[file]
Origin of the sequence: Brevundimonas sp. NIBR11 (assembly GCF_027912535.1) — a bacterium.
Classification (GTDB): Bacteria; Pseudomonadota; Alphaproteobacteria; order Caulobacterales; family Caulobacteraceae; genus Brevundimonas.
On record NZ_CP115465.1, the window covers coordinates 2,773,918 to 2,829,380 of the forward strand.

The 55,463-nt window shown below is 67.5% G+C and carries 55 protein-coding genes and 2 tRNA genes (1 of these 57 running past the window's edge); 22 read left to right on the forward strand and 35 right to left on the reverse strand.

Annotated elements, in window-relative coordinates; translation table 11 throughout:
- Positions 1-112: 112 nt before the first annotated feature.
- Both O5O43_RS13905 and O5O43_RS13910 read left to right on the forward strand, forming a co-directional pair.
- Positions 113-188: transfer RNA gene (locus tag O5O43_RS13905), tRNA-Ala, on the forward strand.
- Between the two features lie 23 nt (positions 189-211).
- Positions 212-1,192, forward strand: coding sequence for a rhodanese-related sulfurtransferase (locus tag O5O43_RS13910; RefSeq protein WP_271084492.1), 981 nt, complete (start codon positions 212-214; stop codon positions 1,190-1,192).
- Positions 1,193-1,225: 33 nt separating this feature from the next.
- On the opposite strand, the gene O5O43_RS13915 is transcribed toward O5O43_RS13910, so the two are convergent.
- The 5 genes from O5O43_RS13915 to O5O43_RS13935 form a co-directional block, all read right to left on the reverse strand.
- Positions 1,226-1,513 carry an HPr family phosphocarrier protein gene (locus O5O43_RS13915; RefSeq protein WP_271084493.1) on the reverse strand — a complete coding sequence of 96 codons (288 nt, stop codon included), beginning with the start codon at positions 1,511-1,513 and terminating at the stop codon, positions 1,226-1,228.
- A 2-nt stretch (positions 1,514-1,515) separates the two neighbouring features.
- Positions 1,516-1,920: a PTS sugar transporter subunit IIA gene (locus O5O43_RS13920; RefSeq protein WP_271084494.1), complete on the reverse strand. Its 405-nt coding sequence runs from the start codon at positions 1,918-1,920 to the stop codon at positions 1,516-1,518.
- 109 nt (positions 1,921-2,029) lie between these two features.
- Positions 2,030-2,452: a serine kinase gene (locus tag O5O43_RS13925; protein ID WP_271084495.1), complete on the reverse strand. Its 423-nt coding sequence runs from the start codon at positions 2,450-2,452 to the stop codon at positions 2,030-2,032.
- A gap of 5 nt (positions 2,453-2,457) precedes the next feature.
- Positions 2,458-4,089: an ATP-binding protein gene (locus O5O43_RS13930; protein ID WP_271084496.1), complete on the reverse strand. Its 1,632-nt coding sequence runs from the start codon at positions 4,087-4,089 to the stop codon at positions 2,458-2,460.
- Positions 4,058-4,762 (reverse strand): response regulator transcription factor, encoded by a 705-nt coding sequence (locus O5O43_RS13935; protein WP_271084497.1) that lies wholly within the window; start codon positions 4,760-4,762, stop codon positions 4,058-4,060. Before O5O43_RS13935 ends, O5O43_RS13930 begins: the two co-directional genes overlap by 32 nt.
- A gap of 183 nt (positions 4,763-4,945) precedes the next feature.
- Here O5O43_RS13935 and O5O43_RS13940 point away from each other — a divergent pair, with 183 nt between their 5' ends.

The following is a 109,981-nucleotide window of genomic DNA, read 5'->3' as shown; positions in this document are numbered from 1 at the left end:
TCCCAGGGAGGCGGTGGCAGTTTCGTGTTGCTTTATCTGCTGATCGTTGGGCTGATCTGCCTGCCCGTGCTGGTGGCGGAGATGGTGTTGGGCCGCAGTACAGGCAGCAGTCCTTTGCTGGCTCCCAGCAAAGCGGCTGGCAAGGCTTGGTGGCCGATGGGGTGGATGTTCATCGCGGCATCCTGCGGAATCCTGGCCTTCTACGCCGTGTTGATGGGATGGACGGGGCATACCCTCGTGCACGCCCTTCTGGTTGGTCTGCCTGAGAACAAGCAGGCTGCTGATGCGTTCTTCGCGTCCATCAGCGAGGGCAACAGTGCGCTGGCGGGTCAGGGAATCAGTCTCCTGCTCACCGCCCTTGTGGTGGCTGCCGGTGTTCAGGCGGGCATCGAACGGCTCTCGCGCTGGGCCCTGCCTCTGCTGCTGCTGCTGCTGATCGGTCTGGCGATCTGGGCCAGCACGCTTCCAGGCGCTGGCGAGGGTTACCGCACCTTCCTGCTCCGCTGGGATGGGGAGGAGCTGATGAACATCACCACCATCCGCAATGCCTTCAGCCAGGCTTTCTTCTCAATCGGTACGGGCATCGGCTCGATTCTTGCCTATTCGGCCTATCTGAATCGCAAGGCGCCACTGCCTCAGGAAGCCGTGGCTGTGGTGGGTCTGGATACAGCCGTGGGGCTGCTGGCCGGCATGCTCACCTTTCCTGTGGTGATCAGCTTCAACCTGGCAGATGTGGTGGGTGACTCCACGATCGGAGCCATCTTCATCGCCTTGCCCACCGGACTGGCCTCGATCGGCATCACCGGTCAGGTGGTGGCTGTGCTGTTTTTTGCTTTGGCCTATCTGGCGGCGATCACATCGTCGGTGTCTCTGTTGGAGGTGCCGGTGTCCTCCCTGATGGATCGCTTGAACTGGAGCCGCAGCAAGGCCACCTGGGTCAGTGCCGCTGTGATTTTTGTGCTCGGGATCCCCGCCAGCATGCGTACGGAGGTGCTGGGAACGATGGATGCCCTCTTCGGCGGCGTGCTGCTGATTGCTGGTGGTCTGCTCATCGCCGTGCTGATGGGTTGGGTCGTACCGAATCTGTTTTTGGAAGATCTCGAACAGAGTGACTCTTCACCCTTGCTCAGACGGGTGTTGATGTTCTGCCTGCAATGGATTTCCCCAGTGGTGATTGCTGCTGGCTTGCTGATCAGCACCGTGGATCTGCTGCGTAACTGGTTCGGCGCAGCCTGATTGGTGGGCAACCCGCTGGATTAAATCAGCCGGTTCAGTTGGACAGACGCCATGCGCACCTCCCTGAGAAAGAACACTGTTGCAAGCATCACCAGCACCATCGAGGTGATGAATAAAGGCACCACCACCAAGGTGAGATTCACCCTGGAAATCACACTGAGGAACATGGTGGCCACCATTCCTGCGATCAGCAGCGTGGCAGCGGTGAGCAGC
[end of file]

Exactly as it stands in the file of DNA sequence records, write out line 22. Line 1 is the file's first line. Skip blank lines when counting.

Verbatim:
- A gap of 183 nt (positions 4,763-4,945) precedes the next feature.